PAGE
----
Beating bowel cancer together

Sarah Laws, Essex

I was diagnosed with bowel cancer in September 2019 at 54 years old.

Two years before I was diagnosed with the disease, I remember having stomach issues. I went to the GP back and forth, like a yoyo, for 18 months. It was difficult to see a permanent GP as they had a lot of locums at the time, so each time I went to see them they would say something different. I sent off samples which came back negative, but I later found out they were testing for the wrong thing.

In June 2019, I landed my dream job but due to all the toilet issues I was having, I was constantly late for work. So much so that I received a verbal warning. Four weeks later, I started to feel very unwell, sluggish and I noticed blood in my poo. In the shower I spotted a bulge in my inner thigh – I knew something was wrong. I begged the receptionist at my doctor’s surgery to see the permanent GP and managed to finally get an appointment. She fast tracked me for a colonoscopy, which I had three days later.

It was there that they spotted the tumour, it was three and half inches round and just inside my rectum. I had CT and MRI scans plus blood tests and on the 16 September 2019, I was told I had bowel cancer. I was devastated, but the surgeon told me, my partner and two daughters who were with me, the plan of action.

A month later I started radiotherapy and chemotherapy. For six weeks every day I would do the three-hour round trip to hospital to have treatment. Work wouldn’t let me have any paid time off so I would use my annual leave. It was a nightmare.

In March 2020, I had robotic surgery (lower interior resection) and I woke up with a colostomy bag. I named her Moaning Myrtle, as she made a lot of strange sounds. Three days later we were straight into lockdown and all the follow up hospital appointments were over the phone.

I was left at home by myself contemplating what I had been through and, as I was on sick leave from work, I was trying to think of things I could do to occupy my time. I love to talk so I volunteered with the NHS to talk to patients over the phone. It kept me sane, and although the need for it diminished after lockdown, I do still keep in touch with some of them. I also volunteer for other charities, such as being part of a patient forum for robotic surgery as I was one of the first in the country to have it, and I was filmed by another charity about my experience of bowel cancer.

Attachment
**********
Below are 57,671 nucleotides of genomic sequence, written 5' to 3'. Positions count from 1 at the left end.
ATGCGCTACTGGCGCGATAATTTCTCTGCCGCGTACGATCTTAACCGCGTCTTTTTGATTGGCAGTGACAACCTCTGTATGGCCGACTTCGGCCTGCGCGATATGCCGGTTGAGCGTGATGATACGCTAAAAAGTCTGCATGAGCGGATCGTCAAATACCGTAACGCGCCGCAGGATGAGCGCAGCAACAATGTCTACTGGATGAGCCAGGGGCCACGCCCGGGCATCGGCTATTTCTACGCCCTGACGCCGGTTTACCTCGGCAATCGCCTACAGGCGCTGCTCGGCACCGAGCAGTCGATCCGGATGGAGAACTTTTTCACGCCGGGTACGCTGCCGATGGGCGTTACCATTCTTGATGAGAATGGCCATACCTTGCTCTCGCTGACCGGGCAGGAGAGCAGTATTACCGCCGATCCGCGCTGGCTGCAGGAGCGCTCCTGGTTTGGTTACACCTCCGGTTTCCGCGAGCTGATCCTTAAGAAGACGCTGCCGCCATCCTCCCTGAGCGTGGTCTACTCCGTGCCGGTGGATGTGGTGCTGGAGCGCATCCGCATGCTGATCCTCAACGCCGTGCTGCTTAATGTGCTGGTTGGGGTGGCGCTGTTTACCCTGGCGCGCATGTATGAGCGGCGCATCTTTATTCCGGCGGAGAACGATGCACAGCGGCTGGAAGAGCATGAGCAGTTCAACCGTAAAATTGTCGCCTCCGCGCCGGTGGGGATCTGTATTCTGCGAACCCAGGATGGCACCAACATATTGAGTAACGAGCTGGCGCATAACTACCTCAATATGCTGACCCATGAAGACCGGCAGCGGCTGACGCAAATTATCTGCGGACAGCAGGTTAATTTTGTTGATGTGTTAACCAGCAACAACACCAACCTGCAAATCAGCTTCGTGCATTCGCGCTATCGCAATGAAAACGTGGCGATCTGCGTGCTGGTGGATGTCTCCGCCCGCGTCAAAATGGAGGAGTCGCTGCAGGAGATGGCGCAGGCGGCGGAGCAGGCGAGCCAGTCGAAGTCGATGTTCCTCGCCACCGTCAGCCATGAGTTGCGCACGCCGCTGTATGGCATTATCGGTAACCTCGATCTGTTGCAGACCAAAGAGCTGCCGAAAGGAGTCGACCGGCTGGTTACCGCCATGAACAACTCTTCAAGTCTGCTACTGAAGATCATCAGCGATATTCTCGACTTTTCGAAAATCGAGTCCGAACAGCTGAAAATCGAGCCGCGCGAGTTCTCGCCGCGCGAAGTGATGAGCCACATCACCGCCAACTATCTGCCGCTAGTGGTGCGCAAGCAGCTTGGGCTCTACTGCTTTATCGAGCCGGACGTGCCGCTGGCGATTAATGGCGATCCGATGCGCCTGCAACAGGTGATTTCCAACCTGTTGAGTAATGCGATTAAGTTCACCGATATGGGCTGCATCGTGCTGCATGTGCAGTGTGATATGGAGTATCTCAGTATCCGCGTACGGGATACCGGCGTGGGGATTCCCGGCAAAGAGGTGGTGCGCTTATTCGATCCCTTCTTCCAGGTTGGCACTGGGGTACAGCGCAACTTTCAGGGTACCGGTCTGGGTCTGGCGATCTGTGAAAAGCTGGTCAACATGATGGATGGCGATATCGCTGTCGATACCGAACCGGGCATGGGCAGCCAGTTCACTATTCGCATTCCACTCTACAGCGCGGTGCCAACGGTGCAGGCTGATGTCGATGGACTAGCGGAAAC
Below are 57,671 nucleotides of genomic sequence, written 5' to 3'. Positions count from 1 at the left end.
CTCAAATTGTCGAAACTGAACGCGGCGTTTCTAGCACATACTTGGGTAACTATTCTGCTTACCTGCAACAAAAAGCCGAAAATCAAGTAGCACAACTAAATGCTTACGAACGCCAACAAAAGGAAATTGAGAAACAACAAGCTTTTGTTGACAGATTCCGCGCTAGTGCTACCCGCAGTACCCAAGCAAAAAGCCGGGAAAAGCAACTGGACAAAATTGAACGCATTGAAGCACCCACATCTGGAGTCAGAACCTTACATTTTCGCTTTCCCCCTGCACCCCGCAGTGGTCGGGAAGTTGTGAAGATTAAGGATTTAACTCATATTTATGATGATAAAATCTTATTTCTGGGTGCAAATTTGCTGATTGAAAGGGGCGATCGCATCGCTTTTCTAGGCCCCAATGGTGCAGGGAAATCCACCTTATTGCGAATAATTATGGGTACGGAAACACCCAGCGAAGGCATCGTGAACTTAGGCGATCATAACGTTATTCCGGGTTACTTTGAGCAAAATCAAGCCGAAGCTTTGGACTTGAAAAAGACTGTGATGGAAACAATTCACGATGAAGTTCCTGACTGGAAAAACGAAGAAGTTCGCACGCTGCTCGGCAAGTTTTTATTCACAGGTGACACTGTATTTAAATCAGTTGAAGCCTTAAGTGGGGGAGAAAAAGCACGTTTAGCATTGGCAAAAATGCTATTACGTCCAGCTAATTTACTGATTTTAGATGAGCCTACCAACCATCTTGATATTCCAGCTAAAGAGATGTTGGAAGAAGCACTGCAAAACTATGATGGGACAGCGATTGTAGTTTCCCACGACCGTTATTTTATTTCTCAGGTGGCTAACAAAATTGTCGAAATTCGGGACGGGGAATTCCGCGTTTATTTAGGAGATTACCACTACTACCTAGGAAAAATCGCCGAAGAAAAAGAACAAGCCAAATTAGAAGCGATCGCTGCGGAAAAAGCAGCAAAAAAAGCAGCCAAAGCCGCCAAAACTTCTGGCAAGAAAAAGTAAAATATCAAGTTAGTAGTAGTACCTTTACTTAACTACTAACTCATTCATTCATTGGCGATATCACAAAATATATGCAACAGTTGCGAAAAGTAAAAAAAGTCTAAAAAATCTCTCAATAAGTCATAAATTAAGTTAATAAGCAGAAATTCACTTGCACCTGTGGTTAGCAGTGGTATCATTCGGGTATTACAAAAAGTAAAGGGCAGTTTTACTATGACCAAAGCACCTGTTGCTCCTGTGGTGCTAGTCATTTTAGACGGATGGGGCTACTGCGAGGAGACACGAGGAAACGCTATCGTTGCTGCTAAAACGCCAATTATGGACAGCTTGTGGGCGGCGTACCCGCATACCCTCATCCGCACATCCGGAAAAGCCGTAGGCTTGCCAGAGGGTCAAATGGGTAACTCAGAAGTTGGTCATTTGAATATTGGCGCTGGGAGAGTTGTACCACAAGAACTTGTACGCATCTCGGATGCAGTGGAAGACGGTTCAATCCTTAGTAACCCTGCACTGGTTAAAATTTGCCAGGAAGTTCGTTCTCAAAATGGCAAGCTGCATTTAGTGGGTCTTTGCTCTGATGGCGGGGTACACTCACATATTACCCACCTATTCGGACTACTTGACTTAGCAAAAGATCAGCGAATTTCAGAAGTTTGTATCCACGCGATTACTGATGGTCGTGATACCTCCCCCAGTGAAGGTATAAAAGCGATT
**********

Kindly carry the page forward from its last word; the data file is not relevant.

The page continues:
At the start of 2021, I left my dream job. It was a tough decision, but they weren’t empathetic towards me and what I was going through. They were constantly asking for sickness certificates and even bringing in a health assessor to see if I was fit for work. The whole thing was very stressful and I couldn’t stand the pressure so I left. In my year off I landscaped my garden, it was brilliant for my mental health. However, I went through a lot of savings so had to find a job and fortunately I now work three days a week at a solicitors and I absolutely love it.

I’ve now finished treatment and am in remission. I have regular tests and they’ve all come back clear so far. I wouldn’t change my cancer diagnosis, it put my life in focus and it’s made me such a positive person. I have had dark times but if I can just make one person laugh about my experience then I’ll die happy.

My dad died from lung cancer when he was 65, he was only diagnosed 10 months prior – it had such a massive effect on the family as he was such a huge rock for us all. It was particularly difficult for my daughters and when I was diagnosed with cancer, they found it difficult to come to terms with it. In fact, I haven’t seen them since the day I was diagnosed. That’s their decision and I’ll always be there for them if they want me. My mum has just been diagnosed with breast cancer, I could crumble but she’s like me – we’re positive people and want to see the best in life.

I have just done a 13000 foot parachute jump for my local Helena Rollason Centre, raising just over £1000 so far. This will go towards the holistic treatment they offer to cancer patients both male and female and they were pivotal to my recouperation after my operations.

My spare time is split between DIY and Gardening and my true love: my motorbikes. I belong to a wonderful ladies group called Essex Curvy Riders MCC and they have been my family for the last year.  We go out most weekends to various places – our motto is “Ride, eat cake, repeat.” I have made some wonderful friends within the group.

Dame Deborah James was such an inspiration. She was able to laugh at everything, it really resonated with me. She was such a positive person and had a profound impact on raising awareness of the disease. I remember that I was filming a video for another charity and it was quite a bittersweet day in the end as this was the day that she died. It is therefore appropriate that we continue on with her wonderful efforts to take away the stigma of poo! 

The last couple of years has given me true direction in life. It’s been like a ‘eureka’ moment for me. I may not have long left, you never know if the cancer may come back, but I want to make my time on this earth important. I am currently part of a patients’ focus group that has regular meetings with surgeons and trainee medical students. This group works with the profession to help improve treatment and empathy towards the patients.

My life now is so much better than before my diagnosis and I feel that I am a better person too.

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